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The china chemist

PUBLISHED: 09:00 15 April 2014

A portrait of William Cookworthy

A portrait of William Cookworthy

Archant

In the latest of his series of features for Devon Life on Great Devonians, Ian L. Handford reveals it was an apothecary from Kingsbridge who discovered how the Chinese make its porcelain - and soon Britain would supply the world

"At the time there was little distinction between medicine and magic and chemists used odd substances including human fat, the dung of animals and even moss grown on the human skull "

William Cookworthy was born at Kingsbridge in 1705, the oldest son of textile weaver William and mother Edith. When aged just 14 his father died and now his mother would bring up her six children alone.

Even as a child William was fascinated by apothecary, an interest he never lost. Like many families of that era the Cookworthys lost all their wealth in the South Sea debacle and it was hoped William might “catch the eye” of the rich Quaker Silvanus Bevan – owner of a chemist’s in London.

It is a Quaker tradition to help less fortunate “friends” and when Bevan heard of the plight of the Cookworthys and William’s interest in “druggery” he immediately offered him an apprenticeship in his pharmacy Allen and Hanbury’s in London.

Apothecary had been associated with grocery until the Royal Charter of 1617 and now in the early 18th century the term “druggist or chemist” was generally used, although apothecaries or chemists were recognised as highly influential people who dealt with exclusively medical preparations.

With little money and few possessions William had walked the 200 miles to the capital city, typical for a Quaker - sheer dedication to any cause they chose to follow, convinced of a better future beyond. Having arrived safely he spent six years learning the art of pharmacy and, being a voracious reader, would also learn languages and read English literature.

The now highly intelligent Cookworthy, having learned the rudiments of Greek, Latin and French and having translated theological works brought to him, was both personable and had excellent conversation skills. He was able to mix with contemporaries and indeed became a well respected Quaker.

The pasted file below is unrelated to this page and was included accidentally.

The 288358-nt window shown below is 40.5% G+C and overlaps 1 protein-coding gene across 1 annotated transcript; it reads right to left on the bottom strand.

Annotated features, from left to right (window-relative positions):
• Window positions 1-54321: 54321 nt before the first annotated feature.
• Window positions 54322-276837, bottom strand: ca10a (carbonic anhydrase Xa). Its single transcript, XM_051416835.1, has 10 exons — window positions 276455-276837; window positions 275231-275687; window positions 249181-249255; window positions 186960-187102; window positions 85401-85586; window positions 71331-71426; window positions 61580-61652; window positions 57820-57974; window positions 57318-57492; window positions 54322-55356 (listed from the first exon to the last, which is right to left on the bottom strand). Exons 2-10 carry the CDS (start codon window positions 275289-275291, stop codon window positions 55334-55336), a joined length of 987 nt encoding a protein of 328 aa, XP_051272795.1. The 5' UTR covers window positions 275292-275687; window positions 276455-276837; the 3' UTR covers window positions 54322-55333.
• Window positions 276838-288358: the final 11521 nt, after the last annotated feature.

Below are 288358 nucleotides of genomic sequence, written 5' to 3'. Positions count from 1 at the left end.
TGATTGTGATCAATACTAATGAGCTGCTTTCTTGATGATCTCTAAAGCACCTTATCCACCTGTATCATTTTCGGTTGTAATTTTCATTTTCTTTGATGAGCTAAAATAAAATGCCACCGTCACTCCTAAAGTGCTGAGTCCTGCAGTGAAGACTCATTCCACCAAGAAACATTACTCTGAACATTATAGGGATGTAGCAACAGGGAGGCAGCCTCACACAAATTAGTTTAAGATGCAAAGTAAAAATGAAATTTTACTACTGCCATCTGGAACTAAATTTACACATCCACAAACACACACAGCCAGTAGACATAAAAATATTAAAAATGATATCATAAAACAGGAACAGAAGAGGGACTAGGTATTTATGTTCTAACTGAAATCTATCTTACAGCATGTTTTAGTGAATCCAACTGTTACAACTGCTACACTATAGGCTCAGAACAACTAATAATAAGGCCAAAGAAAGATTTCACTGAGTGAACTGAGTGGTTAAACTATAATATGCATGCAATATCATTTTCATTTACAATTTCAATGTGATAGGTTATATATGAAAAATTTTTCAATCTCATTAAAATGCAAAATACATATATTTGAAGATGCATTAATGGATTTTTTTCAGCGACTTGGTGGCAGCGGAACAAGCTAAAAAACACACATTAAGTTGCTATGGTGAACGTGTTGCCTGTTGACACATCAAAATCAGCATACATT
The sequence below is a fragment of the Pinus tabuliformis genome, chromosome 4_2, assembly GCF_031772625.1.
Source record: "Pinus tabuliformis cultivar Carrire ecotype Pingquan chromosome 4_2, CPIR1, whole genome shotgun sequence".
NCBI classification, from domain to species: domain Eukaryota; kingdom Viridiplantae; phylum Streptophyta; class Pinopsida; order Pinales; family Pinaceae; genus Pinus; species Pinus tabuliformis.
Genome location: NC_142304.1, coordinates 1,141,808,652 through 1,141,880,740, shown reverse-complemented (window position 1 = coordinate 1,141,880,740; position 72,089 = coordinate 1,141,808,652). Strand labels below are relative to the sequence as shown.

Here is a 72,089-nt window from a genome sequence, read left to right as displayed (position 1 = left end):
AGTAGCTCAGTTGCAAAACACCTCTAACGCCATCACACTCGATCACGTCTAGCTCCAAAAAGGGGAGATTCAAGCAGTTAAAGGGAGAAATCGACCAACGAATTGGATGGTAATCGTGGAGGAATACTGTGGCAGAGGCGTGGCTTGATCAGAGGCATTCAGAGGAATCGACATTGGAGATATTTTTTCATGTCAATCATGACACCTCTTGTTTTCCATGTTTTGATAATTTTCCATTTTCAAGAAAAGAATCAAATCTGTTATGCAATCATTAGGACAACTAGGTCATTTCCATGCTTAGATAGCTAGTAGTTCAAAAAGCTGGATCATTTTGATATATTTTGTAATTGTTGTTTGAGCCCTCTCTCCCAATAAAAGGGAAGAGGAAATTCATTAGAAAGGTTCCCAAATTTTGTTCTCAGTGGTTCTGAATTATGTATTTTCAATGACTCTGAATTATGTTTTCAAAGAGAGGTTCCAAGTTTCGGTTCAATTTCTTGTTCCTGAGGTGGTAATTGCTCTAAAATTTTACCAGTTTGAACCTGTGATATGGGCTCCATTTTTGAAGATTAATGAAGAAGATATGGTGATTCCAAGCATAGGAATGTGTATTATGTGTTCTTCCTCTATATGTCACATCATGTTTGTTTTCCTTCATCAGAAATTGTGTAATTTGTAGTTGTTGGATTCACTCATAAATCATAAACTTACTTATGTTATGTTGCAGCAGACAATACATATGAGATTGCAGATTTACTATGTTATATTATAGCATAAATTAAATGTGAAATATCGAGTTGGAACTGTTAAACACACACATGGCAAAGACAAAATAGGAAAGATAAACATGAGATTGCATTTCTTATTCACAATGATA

It was in 1726 that Bevan heard Cookworthy wished to return to his native Westcountry and offered him a partnership in his new Plymouth business, a pharmacy to be named “Bevans and Cookworthy - Wholesale Chemists”. Cookworthy now decided to permanently live in Plymouth.

Cookworthy became the only Quaker businessman in a city of 16,000 and yet, although an apothecary, he continued his research into the world of “mysticism” and its effect on his profession. At the time there was little distinction between medicine and magic and chemists used odd substances including human fat, the dung of animals and even moss grown on the human skull.

Having married Sarah Berry from Wellington in 1735 theirs was a happy but short union, as she would die ten years into the marriage on 11 July, 1745. Was history repeating itself, father rather than mother, left to bring up five girls, alone?

This Quaker elder had a business to run and in wanting to continue his research, it was fortunate indeed when his brother Philip, serving on an East Indian ship, came back to run the family business. This may be why his important research into distilling sea water to create drinking water for use at sea all started? Experimenting with high temperature furnaces he discovered how to distil seawater into drinking water. This was a major discovery - although few scientists acknowledged it.

Cookworthy turned to learning how the Chinese made their “petuntse-china stone” (white clay) used in making their fine porcelain ware. He took 20 years before a first batch of “hard paste” emerged and his experience with heated furnaces while being a chemist - never a potter – must have helped him to discover the material that in all respects was equal to that used in Meissen and Sevres porcelain ware.

Today over 75% of his “paste” is used in paper production for “filling and coating”, and just 15% of china-clay goes to the porcelain industry.

William Cookworthy died at his Notte Street home Plymouth on 17 October, 1780, and today this most famous citizen of Kingsbridge has its town museum, named after him.

Next month: Three generations of entrepreneurs who changed transport methods twice in order to become rich!

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